Tours of Billingsgate’s Roman bath house

Nathan Law

Hidden underneath a mundane office block can be found one of London’s largest Roman remains, and it’s open for tours for two days later this month. The Bath House and associated townhouse would have been by the riverside – as it was in those times – and the layout is […]

Hidden underneath a mundane office block can be found one of London’s largest Roman remains, and it’s open for tours for two days later this month.

The Bath House and associated townhouse would have been by the riverside – as it was in those times – and the layout is unusual with the bathhouse in the centre courtyard with the main building around it. It was possibly an inn or praetorium for traders and visitors to Londinium.

The Billingsgate Roman bathhouse was re-discovered in 1848, during the construction of the Coal Exchange, but not excavated properly until 1968-9, when the road was widened and the current office block built on the site.

Since then it’s sat in the basement of the office block rarely seen until a few years ago when semi-regular tours started. The tours stopped when you know what happened, but they are going to have two open days this year.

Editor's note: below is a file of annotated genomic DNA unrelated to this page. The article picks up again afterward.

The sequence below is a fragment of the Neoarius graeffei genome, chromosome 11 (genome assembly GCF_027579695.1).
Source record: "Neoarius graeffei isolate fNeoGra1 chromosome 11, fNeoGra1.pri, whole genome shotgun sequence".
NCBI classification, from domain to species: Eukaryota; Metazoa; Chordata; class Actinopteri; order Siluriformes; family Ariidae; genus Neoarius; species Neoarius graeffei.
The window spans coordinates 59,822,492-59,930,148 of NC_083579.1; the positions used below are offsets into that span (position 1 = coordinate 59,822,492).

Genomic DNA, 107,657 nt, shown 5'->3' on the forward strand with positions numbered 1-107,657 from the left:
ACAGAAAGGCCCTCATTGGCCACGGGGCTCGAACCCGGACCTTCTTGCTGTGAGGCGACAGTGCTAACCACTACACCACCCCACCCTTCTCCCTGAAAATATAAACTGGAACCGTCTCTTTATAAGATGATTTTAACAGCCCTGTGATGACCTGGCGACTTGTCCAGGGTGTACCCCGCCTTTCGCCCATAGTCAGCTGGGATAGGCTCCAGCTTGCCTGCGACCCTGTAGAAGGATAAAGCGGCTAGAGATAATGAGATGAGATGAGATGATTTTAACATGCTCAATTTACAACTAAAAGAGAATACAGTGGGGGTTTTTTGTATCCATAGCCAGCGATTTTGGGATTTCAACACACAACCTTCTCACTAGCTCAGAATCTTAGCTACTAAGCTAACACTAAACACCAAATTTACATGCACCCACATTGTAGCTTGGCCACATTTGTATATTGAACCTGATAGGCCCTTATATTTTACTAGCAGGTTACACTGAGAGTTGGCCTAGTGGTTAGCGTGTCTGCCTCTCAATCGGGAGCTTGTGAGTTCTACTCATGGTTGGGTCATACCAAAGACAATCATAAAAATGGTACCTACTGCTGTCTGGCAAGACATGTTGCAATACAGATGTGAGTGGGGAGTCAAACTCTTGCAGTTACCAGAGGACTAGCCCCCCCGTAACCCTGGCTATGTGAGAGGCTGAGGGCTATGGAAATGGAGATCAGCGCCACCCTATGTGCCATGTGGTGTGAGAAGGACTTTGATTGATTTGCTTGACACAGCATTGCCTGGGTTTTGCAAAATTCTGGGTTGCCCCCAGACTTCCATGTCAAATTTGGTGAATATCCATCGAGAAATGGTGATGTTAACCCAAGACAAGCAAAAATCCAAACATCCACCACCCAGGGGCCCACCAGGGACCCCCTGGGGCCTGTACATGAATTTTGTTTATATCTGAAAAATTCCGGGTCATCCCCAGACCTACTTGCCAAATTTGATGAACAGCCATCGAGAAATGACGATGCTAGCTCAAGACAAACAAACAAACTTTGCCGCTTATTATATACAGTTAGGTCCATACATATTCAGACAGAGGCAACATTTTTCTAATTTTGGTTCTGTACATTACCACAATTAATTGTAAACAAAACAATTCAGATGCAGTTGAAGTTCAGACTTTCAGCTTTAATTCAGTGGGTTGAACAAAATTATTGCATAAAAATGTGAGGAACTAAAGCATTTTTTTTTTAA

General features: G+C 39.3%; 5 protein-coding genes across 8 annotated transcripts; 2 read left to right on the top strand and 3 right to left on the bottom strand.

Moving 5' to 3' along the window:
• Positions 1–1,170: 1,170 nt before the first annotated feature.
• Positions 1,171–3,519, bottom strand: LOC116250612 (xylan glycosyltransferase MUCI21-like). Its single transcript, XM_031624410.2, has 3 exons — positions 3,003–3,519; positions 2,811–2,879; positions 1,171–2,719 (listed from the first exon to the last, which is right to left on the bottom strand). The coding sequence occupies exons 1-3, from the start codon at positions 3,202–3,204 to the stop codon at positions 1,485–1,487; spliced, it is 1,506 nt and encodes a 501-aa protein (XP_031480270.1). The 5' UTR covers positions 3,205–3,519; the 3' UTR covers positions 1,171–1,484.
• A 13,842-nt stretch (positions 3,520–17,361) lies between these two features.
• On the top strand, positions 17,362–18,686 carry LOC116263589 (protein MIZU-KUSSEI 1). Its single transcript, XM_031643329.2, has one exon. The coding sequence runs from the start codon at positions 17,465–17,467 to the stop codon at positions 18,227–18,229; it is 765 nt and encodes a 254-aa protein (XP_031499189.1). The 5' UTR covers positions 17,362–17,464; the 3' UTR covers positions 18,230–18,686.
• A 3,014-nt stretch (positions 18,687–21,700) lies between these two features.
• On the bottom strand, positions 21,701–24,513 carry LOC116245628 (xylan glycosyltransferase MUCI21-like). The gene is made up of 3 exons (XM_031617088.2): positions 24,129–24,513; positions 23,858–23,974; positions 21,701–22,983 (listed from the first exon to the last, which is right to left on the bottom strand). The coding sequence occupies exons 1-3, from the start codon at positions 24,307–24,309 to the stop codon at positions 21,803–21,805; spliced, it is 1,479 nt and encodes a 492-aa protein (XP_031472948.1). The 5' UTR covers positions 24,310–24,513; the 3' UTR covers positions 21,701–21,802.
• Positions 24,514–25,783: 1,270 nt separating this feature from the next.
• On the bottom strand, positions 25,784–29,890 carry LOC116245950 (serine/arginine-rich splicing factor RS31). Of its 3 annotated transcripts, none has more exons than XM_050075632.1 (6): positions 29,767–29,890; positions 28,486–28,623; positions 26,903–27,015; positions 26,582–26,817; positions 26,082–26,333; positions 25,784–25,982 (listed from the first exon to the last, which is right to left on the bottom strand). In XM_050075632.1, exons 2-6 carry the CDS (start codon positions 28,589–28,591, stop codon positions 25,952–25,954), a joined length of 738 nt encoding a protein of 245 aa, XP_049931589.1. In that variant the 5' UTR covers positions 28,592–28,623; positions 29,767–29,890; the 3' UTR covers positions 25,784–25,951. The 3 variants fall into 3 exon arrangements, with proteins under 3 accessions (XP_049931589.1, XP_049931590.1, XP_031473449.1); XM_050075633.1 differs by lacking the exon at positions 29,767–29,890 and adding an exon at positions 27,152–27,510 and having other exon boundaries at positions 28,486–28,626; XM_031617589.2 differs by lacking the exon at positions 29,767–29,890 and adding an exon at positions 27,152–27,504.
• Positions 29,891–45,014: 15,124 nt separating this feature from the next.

Tours are available on Saturday 21st and 28th August and cost £11.25 per person.

Book tickets here.

Entry is through a small door on Lower Thames Street close to the Tower of London, and then down some stairs to the basement. You will be able to walk around the bathhouse remains, see where the fire that heated the water for the bathhouse would have been and how the hypocaust worked.

Regrettably, it’s stairs only and there’s no accessible access to the site.

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